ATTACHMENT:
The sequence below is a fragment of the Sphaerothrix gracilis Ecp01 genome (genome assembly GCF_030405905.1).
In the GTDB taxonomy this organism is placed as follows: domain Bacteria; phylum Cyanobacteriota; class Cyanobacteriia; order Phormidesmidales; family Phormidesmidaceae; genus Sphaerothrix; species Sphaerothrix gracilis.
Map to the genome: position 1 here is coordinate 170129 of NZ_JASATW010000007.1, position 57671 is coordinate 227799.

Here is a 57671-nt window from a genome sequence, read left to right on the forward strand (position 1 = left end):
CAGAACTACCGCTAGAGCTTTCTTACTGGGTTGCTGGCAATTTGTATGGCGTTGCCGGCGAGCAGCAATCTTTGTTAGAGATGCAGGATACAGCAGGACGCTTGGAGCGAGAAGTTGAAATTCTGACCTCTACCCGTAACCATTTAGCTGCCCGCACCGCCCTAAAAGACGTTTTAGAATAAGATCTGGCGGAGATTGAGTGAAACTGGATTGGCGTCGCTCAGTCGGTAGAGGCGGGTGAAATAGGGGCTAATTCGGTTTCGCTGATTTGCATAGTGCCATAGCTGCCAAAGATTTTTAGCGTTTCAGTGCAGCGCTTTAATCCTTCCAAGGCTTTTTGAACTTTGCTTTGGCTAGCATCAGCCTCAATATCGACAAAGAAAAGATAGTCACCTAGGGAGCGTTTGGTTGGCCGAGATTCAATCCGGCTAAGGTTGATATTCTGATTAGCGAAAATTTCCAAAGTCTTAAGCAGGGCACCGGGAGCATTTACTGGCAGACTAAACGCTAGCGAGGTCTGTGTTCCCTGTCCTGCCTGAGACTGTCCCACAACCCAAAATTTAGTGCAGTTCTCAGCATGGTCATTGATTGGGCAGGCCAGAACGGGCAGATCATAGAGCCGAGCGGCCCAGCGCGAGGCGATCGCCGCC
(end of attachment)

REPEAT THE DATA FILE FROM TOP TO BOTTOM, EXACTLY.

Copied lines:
The sequence below is a fragment of the Sphaerothrix gracilis Ecp01 genome (genome assembly GCF_030405905.1).
In the GTDB taxonomy this organism is placed as follows: domain Bacteria; phylum Cyanobacteriota; class Cyanobacteriia; order Phormidesmidales; family Phormidesmidaceae; genus Sphaerothrix; species Sphaerothrix gracilis.
Map to the genome: position 1 here is coordinate 170129 of NZ_JASATW010000007.1, position 57671 is coordinate 227799.

Here is a 57671-nt window from a genome sequence, read left to right on the forward strand (position 1 = left end):
CAGAACTACCGCTAGAGCTTTCTTACTGGGTTGCTGGCAATTTGTATGGCGTTGCCGGCGAGCAGCAATCTTTGTTAGAGATGCAGGATACAGCAGGACGCTTGGAGCGAGAAGTTGAAATTCTGACCTCTACCCGTAACCATTTAGCTGCCCGCACCGCCCTAAAAGACGTTTTAGAATAAGATCTGGCGGAGATTGAGTGAAACTGGATTGGCGTCGCTCAGTCGGTAGAGGCGGGTGAAATAGGGGCTAATTCGGTTTCGCTGATTTGCATAGTGCCATAGCTGCCAAAGATTTTTAGCGTTTCAGTGCAGCGCTTTAATCCTTCCAAGGCTTTTTGAACTTTGCTTTGGCTAGCATCAGCCTCAATATCGACAAAGAAAAGATAGTCACCTAGGGAGCGTTTGGTTGGCCGAGATTCAATCCGGCTAAGGTTGATATTCTGATTAGCGAAAATTTCCAAAGTCTTAAGCAGGGCACCGGGAGCATTTACTGGCAGACTAAACGCTAGCGAGGTCTGTGTTCCCTGTCCTGCCTGAGACTGTCCCACAACCCAAAATTTAGTGCAGTTCTCAGCATGGTCATTGATTGGGCAGGCCAGAACGGGCAGATCATAGAGCCGAGCGGCCCAGCGCGAGGCGATCGCCGCC